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Commentary: Anti-immigrant mob creates false heroes

By Ruben Navarrette Jr.
Special to CNN
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SAN DIEGO, California (CNN) -- The world is upside down. A posse of Republican lawmakers who, when opposing amnesty for illegal immigrants, like to talk about how rules must be followed and how we shouldn't reward lawbreakers. They're now demanding that a pair of convicted felons be rewarded with a presidential pardon.

Ex-Border Patrol agents Jose Compean and Ignacio Ramos were sentenced to 12 years and 11 years in prison, respectively, after a jury convicted them of shooting an unarmed suspect and then covering it up.

It happened on February 17, 2005. That's when Compean and Ramos encountered a suspicious van along the Texas-Mexico border.

The driver, Osvaldo Aldrete-Davila, abandoned the vehicle and tried to run into Mexico. Aldrete-Davila was smuggling drugs, and the van was loaded with more than 700 pounds of marijuana.

Compean fired at least 14 rounds and Ramos fired once, hitting Aldrete-Davila. The agents then collected the shell casings, failed to report the shooting, and filed reports that made no mention of the incident.

None of this is heroic, except to the anti-immigrant mob, which has been making excuses for Compean and Ramos while accusing U.S. Attorney Johnny Sutton, whose office prosecuted the case, of being an agent of the Mexican government.

In recent months, the cause of Compean and Ramos has been picked up by anti-immigrant groups, congressional Republicans, Minuteman vigilantes and talk show hosts on radio and television.

Recently, Department of Homeland Security Inspector General Richard L. Skinner admitted that officials in his office "misinformed" Republican members of Congress when they claimed to have proof that Compean and Ramos confessed their guilt and said that they "wanted to shoot some Mexicans" before the incident.

But what does all this have to do with the price of whiskey in West Texas? Not a thing. It was the U.S. attorney's office, and not the Homeland Security Department, that brought this case. So, unless federal prosecutors lied to the court or defense attorneys, there is no reason for a pardon.

I've spoken to Sutton twice in the last couple of weeks, and he didn't strike me as some wild-eyed prosecutor. He insists that a lot of what is out there is "overheated rhetoric" from the ill-informed.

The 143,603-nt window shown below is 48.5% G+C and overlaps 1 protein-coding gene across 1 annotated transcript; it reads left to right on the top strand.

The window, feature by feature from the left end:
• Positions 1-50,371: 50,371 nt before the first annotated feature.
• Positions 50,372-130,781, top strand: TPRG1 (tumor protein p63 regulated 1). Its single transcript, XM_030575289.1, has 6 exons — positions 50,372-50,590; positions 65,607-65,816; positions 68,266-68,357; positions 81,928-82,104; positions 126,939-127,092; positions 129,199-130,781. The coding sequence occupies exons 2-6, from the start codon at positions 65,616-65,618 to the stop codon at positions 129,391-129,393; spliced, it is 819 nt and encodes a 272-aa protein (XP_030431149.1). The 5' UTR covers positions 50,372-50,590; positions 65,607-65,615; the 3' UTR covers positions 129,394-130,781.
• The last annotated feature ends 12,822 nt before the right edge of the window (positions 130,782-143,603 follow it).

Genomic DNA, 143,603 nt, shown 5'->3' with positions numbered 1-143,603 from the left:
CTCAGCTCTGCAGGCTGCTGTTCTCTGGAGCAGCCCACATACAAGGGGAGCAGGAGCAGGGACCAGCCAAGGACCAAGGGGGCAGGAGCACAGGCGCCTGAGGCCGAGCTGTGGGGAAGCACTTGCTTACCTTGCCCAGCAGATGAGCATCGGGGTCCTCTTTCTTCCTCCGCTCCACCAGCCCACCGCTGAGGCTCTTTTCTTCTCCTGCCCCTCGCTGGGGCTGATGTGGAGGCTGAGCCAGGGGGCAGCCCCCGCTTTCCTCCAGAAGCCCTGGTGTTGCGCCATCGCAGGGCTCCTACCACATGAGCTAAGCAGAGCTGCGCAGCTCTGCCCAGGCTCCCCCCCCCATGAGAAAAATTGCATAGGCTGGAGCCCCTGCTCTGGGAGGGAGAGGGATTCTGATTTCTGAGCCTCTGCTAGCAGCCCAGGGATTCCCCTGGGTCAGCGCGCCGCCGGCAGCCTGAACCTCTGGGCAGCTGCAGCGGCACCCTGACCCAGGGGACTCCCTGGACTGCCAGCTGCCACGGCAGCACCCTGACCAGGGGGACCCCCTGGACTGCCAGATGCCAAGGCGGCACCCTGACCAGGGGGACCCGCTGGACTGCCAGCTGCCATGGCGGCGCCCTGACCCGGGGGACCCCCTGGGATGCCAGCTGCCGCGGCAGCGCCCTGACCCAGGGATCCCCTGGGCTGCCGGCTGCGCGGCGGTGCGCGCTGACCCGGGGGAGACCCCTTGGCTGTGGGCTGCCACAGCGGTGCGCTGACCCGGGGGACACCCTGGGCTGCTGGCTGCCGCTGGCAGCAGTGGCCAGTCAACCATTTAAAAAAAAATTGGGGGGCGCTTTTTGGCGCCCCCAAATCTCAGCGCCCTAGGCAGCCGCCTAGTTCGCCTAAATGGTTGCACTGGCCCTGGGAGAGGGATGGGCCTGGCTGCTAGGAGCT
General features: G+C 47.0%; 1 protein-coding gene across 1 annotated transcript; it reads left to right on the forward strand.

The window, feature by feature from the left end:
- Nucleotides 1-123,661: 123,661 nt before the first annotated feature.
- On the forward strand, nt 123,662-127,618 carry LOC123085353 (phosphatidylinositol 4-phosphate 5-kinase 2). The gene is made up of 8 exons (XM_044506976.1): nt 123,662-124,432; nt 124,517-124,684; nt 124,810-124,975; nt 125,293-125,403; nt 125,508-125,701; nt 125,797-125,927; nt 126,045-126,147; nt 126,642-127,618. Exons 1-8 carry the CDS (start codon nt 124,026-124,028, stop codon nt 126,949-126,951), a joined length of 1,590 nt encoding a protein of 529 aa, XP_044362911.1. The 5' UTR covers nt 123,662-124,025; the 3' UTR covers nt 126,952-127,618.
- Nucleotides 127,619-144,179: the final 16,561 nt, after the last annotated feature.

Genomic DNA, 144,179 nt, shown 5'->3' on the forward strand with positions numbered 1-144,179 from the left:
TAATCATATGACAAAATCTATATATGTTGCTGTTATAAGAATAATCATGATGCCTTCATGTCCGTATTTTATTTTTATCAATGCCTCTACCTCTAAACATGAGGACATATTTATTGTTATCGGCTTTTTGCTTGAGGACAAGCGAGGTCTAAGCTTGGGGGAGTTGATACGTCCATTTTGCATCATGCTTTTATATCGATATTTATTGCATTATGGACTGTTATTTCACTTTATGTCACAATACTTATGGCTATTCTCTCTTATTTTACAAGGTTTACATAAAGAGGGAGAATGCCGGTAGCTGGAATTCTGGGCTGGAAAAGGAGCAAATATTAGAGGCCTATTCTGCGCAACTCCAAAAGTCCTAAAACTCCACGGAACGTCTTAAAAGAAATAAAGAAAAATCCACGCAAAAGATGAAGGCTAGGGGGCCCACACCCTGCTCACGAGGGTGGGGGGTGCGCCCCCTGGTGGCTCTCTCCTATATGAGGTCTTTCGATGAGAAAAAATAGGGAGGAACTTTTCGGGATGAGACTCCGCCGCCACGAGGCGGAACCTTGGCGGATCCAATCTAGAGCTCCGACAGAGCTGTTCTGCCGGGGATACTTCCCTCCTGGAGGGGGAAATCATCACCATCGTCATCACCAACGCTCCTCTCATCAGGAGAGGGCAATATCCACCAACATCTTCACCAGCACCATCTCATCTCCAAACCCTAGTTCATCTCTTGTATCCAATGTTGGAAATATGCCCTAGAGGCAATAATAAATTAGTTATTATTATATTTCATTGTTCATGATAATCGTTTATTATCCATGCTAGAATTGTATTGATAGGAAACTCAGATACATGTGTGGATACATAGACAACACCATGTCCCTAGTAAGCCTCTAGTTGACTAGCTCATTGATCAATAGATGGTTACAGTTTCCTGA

Much of that rhetoric belongs to Rep. Dana Rohrabacher, R-California, (or as he is aptly described in this case, Dana "off-his-rocker"). The congressman has said that President Bush could be impeached if either Ramos or Compean meets his demise in prison.

Another California Republican, Rep. Duncan Hunter has drafted a congressional resolution to grant a pardon for the convicted shooters and he "personally contacted" the Federal Bureau of Prisons to ask that the former agents be segregated from the general inmate population for their safety, according to his Web site.

As his name gets dragged through the mud, you'd think that Sutton might hold a grudge. Not so.

"I have a lot of sympathy for some of the folks who are worked up because the narrative that they read is so different from the reality of what the jury heard," Sutton told me.

But what about those unsympathetic Republican hacks, Minutemen vigilantes and conservative bloggers who are using this case to further their own agendas? For Sutton, it's a reminder that there is no substitute for the American justice system. While not perfect, that system is designed to dole out justice based on facts and law, not politics.

"It's why we litigate these things in a courtroom and not on cable television or the Internet," he said.

Be glad that's so.

Ruben Navarrette Jr. is a member of the editorial board of The San Diego Union-Tribune and a nationally syndicated columnist. You can read his column here.external link

The opinions expressed in this commentary are solely those of the writer.

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Ruben Navarrette Jr: Hacks, vigilantes and bloggers are using the Border Patrol case to further their agendas.

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